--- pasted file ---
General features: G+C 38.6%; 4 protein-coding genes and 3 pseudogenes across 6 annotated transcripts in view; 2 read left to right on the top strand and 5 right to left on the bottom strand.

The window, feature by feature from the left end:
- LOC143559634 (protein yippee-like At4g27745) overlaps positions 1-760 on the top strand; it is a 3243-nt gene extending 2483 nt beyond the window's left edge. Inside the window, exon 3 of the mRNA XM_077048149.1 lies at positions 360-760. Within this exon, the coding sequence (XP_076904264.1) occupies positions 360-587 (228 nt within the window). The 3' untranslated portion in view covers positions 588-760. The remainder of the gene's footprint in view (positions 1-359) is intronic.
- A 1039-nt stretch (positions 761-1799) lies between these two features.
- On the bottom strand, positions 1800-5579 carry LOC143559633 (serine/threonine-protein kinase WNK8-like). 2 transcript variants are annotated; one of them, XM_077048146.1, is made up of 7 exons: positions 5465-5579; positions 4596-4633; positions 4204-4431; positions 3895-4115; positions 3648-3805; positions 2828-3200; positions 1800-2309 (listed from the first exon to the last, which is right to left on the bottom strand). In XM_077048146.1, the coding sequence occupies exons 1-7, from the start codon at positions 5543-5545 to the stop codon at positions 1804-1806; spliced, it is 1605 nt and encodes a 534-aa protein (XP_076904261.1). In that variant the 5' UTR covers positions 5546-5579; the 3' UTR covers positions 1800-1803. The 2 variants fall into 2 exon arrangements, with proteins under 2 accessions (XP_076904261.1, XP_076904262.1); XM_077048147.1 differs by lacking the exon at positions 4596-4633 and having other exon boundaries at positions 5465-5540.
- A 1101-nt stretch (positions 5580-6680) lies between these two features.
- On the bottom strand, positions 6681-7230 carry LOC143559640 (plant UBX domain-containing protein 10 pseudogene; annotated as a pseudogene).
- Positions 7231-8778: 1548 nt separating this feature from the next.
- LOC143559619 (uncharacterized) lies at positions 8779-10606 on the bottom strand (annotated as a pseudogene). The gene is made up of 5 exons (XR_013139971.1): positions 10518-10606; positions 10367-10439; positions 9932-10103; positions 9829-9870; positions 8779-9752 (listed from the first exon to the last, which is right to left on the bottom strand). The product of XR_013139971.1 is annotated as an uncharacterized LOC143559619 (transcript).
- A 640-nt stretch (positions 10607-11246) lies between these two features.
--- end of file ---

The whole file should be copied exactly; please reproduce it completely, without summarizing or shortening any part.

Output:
General features: G+C 38.6%; 4 protein-coding genes and 3 pseudogenes across 6 annotated transcripts in view; 2 read left to right on the top strand and 5 right to left on the bottom strand.

The window, feature by feature from the left end:
- LOC143559634 (protein yippee-like At4g27745) overlaps positions 1-760 on the top strand; it is a 3243-nt gene extending 2483 nt beyond the window's left edge. Inside the window, exon 3 of the mRNA XM_077048149.1 lies at positions 360-760. Within this exon, the coding sequence (XP_076904264.1) occupies positions 360-587 (228 nt within the window). The 3' untranslated portion in view covers positions 588-760. The remainder of the gene's footprint in view (positions 1-359) is intronic.
- A 1039-nt stretch (positions 761-1799) lies between these two features.
- On the bottom strand, positions 1800-5579 carry LOC143559633 (serine/threonine-protein kinase WNK8-like). 2 transcript variants are annotated; one of them, XM_077048146.1, is made up of 7 exons: positions 5465-5579; positions 4596-4633; positions 4204-4431; positions 3895-4115; positions 3648-3805; positions 2828-3200; positions 1800-2309 (listed from the first exon to the last, which is right to left on the bottom strand). In XM_077048146.1, the coding sequence occupies exons 1-7, from the start codon at positions 5543-5545 to the stop codon at positions 1804-1806; spliced, it is 1605 nt and encodes a 534-aa protein (XP_076904261.1). In that variant the 5' UTR covers positions 5546-5579; the 3' UTR covers positions 1800-1803. The 2 variants fall into 2 exon arrangements, with proteins under 2 accessions (XP_076904261.1, XP_076904262.1); XM_077048147.1 differs by lacking the exon at positions 4596-4633 and having other exon boundaries at positions 5465-5540.
- A 1101-nt stretch (positions 5580-6680) lies between these two features.
- On the bottom strand, positions 6681-7230 carry LOC143559640 (plant UBX domain-containing protein 10 pseudogene; annotated as a pseudogene).
- Positions 7231-8778: 1548 nt separating this feature from the next.
- LOC143559619 (uncharacterized) lies at positions 8779-10606 on the bottom strand (annotated as a pseudogene). The gene is made up of 5 exons (XR_013139971.1): positions 10518-10606; positions 10367-10439; positions 9932-10103; positions 9829-9870; positions 8779-9752 (listed from the first exon to the last, which is right to left on the bottom strand). The product of XR_013139971.1 is annotated as an uncharacterized LOC143559619 (transcript).
- A 640-nt stretch (positions 10607-11246) lies between these two features.